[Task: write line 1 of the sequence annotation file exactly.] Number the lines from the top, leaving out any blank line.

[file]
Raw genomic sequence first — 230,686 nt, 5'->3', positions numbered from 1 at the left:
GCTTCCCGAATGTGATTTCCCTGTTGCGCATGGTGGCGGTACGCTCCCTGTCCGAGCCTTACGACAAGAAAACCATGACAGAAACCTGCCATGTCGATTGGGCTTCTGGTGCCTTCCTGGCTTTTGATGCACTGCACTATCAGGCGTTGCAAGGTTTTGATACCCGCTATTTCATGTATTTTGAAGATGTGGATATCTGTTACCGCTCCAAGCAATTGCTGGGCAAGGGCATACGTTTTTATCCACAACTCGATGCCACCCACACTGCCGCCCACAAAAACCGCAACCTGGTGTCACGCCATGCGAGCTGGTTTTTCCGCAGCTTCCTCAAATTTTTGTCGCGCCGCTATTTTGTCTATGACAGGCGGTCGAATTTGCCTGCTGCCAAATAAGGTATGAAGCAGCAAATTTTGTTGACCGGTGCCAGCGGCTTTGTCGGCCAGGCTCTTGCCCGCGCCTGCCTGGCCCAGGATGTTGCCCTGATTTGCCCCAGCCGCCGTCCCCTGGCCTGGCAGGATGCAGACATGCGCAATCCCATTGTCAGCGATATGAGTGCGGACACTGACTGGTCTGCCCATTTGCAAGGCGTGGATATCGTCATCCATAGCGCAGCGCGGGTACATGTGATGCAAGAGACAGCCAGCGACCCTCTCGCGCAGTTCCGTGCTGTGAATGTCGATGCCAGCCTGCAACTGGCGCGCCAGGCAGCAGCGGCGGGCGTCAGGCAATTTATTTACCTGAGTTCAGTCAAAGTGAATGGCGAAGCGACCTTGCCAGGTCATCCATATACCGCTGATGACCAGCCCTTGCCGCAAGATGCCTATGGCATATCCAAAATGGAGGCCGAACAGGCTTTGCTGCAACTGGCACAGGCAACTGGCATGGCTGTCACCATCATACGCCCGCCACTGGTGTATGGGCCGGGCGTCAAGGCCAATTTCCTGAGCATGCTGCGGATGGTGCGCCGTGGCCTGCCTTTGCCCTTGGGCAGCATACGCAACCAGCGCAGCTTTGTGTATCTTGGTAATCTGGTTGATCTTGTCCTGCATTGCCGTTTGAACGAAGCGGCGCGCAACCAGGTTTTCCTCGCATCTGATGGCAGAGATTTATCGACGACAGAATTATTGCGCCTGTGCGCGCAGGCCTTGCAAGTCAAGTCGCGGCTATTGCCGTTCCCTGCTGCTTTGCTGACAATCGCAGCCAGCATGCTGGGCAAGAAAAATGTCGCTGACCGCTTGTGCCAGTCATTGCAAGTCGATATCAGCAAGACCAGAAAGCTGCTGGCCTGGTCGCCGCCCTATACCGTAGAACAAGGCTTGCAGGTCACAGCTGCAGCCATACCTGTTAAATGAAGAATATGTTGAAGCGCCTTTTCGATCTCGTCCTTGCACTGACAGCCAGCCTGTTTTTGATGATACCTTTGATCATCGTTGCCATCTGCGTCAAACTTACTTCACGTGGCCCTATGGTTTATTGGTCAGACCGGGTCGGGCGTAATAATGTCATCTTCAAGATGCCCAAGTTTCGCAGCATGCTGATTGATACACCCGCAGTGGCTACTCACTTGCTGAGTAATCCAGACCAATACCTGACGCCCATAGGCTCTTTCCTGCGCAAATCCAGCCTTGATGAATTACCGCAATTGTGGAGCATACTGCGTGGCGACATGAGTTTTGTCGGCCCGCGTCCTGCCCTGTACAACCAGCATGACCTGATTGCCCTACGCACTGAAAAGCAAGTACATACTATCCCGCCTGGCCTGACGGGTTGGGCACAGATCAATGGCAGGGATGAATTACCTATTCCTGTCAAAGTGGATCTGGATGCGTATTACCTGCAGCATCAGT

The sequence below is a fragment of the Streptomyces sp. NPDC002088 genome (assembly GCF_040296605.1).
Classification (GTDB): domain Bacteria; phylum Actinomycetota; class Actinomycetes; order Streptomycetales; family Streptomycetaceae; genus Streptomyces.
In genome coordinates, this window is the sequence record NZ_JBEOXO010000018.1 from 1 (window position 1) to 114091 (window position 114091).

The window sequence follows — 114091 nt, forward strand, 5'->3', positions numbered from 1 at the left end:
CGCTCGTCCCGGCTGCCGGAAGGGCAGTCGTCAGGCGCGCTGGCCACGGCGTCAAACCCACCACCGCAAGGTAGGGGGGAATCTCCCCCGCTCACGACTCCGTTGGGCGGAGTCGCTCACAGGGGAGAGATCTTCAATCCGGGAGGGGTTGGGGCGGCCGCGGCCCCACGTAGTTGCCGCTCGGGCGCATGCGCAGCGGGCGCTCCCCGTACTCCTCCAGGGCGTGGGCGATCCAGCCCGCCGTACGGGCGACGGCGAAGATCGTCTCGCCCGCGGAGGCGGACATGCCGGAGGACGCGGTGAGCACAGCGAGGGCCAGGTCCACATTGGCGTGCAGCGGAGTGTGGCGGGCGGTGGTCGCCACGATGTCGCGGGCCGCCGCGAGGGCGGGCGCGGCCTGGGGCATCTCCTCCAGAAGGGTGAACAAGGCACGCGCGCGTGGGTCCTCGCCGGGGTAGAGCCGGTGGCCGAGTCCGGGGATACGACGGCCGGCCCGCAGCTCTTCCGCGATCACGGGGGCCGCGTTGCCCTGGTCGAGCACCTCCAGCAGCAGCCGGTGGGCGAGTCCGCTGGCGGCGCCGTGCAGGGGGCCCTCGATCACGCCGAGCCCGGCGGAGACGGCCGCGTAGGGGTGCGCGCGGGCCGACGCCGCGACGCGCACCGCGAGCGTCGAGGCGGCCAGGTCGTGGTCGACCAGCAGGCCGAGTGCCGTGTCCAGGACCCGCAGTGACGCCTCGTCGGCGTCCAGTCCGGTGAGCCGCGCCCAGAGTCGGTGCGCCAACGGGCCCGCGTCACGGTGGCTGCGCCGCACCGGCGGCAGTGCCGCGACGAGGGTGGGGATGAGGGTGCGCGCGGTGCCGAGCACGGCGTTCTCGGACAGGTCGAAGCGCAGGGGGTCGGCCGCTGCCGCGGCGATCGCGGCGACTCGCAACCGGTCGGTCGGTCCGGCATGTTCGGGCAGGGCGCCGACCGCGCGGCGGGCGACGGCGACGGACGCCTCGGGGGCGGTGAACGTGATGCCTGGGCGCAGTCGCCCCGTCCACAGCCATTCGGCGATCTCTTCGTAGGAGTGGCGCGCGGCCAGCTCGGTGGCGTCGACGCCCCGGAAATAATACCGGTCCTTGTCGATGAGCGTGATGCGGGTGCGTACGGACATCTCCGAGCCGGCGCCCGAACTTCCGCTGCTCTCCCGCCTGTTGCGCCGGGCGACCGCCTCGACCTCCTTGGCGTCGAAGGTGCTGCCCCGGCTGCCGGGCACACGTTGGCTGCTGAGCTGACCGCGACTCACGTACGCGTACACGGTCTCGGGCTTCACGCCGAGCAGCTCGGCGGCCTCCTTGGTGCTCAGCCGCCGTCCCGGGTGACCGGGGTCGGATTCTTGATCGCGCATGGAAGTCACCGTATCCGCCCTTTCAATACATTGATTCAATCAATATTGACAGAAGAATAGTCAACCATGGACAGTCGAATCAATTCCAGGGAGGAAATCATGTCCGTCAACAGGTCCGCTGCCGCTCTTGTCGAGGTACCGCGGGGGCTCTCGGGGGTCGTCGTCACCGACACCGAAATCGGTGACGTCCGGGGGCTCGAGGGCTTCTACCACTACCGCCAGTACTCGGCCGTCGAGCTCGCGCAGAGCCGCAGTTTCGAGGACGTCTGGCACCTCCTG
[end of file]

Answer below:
Raw genomic sequence first — 230,686 nt, 5'->3', positions numbered from 1 at the left: